Pity Martha

At around 1.00 pm on September 1st 1914, Martha breathed her last in the Cincinnati Zoological Gardens, aged 29. That was it. After her were no more. What, fifty years earlier, had been the world’s most numerous bird, the passenger pigeon, was henceforth extinct. Somehow, the Americans had managed to kill three and a half billion of them in less than the time I have been alive. You can see her stuffed remains in the Smithsonian Institute in Washington DC, if you wish.

The only other extinction ‘event’ that I am aware can be precisely dated to a particular day is the great auk, the last two of whom were killed on 3rd July 1844 by three men who had been commissioned by a museum director in Reykjavik on the basis that, er, they were the last family of great auks on earth.,

Round about 1850, passenger pigeons were so numerous across the USA that they ‘blocked out the sun for hours’ as they passed over. They kind of got the wrong idea about how damaging they were for crops, and set about killing them with industrial enthusiasm. The 3.5 billion went swiftly down to a few hundred until a 14 year old boy called Press Clay Southworth took out the last wild one from a tree on 24th March 1900, and the rest is history.

To be fair, the locals had form in this. Over the previous hundred years or so, they had reduced a national herd of 60 million buffalo to just about zero, and then compounded it by ploughing up the prairies that they had roamed across which led almost directly to the Dust Bowl of the 1930s, when trillions of tons of loose topsoil were displaced and blown away into the Gulf of Mexico.

Gradually, the Americans came to realise the awfulness of what they had done. In 1947, they erected a monument to the passenger pigeon and then had their foremost conservationist of the time, the great Aldo Leopold, write an essay for the grand opening. Three quarters of a century later, his words call over the decades to us:

‘We, who erect this monument,’ he wrote, ‘are performing a dangerous act. Because our sorrow is genuine, we are tempted to believe that we had no part in the demise of the pigeon. The truth is that our grandfathers, who did the actual killing, were our agents. They were our agents in the sense that they shared the conviction, which we have only now begun to doubt, that it is more important to multiply people and comforts than to cherish the beauty of the land in which they live. What we are doing her today is to publicly confess a doubt as to whether this is true.’

And so, you might say, began humankind’s interest in biodiversity. From that point on, we at least recorded the species we were annihilating, and at least allowed their spokesmen to deliver epitaphs when they went.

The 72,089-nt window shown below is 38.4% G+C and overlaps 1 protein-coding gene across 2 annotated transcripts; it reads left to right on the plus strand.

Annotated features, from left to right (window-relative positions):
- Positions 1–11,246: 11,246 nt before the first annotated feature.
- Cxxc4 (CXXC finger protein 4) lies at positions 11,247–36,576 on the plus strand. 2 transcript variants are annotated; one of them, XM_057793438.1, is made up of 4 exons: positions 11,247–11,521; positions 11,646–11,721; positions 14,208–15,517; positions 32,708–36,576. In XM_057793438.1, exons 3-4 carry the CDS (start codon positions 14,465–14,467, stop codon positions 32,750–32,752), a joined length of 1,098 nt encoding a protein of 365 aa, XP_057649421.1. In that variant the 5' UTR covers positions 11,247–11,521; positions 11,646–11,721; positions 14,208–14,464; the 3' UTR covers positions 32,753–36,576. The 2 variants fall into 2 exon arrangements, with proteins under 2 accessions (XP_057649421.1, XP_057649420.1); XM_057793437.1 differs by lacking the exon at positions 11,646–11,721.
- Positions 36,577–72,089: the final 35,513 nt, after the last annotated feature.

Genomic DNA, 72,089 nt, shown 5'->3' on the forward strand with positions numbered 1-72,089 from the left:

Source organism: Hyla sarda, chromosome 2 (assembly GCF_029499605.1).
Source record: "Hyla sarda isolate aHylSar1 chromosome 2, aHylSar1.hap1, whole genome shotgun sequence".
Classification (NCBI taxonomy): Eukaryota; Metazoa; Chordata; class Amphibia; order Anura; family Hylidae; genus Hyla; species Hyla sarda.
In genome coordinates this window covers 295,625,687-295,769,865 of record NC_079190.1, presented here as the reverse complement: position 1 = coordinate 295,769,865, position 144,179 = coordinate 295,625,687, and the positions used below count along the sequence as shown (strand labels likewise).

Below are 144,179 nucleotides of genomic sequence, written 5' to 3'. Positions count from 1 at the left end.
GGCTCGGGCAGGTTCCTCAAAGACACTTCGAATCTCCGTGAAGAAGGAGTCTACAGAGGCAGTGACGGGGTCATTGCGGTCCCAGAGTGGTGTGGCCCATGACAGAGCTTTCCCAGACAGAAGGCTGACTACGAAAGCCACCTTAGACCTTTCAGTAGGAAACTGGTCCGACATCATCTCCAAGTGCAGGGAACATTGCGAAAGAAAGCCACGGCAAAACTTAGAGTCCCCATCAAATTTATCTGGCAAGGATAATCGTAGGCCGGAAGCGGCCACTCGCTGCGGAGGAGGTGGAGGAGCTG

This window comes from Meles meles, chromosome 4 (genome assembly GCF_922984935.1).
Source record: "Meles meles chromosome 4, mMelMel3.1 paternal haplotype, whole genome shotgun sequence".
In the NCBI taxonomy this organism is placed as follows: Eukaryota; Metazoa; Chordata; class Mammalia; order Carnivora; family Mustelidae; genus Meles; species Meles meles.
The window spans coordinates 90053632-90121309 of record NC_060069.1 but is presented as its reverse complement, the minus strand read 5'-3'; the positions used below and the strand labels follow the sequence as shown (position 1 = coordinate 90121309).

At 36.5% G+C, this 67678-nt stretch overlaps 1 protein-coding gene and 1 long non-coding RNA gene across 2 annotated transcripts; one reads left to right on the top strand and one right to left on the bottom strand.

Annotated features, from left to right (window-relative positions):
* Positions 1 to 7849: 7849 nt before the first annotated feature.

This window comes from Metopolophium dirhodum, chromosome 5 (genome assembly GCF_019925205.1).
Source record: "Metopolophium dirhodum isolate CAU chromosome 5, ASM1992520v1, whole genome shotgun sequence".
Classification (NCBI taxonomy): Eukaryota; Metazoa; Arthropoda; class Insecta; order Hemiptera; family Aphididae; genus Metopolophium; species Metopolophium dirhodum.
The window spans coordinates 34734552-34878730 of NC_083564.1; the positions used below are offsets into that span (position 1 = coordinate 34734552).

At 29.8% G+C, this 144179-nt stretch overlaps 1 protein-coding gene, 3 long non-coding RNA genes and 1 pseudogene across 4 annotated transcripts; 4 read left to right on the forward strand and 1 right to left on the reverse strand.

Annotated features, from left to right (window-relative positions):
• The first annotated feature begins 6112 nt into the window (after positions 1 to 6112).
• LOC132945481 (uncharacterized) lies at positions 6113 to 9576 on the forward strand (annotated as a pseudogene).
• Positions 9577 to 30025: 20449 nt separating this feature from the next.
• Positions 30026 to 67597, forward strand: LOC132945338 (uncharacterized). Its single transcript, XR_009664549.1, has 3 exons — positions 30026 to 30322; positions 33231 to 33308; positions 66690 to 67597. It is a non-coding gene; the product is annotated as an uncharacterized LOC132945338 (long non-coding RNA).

In 2015, we chalked up our first confirmed kill due entirely to climate change, when the little Bramble Key melomys, a rat whose tiny living was eked out in the shrubberies and sand of one island at the top end of Australia’s Great Barrier Reef, simply ran out of space to carry on eking due to rising sea levels. We continue. From the petite Sumatran rhino to the unremarkable chestnut ermine moth, the tiny remnants of vulnerable species shuffle off the biodiversity register and become extinct.

These days, ‘de-extinctions’ are big money. A Texas initiative to recreate the woolly mammoth raised $60 million of funding earlier this year. Nearer home, a university in Holland is receiving millions of euros of funding to recreate the aurochs, a prototype cow, in an exercise that entirely overlooks that most existing breeds could do exactly the same job for the land that their expensive, academic replacement is being lined up to do.

The truth is that it is much more efficient, and rather more moral, to protect the existing species, which is what I have spent the last eighteen months studying.

This evening, I found a cracked pigeon egg in my little paddock, which brings to a conclusion an extraordinary run of me finding an egg in each of the last twelve months. A full year of repeat breeding by Britain’s most successful bird. People get fed up with pigeons, I find, and yet we only have ten million of them compared to the 3.5 billion of that old passenger pigeon. Nothing is guaranteed.

In fact, when you come to understand that 96% of the mammalian biomass on earth is represented by you, your pets and your livestock, with every elephant, shrew, mongoose and deer filling just the other 4%, I suppose you could get a bit smug. I mean, species wise, the numbers are looking good. Perhaps, knowing all the above, you shouldn’t.

There’s only twice as many of us as there once was of the passenger pigeon.

2 thoughts on “Pity Martha

  1. ‘The truth is that it is much for efficient…’ Much more efficient?
    Wonderful and inspiring piece, as always. Thank you.

    Liked by 1 person

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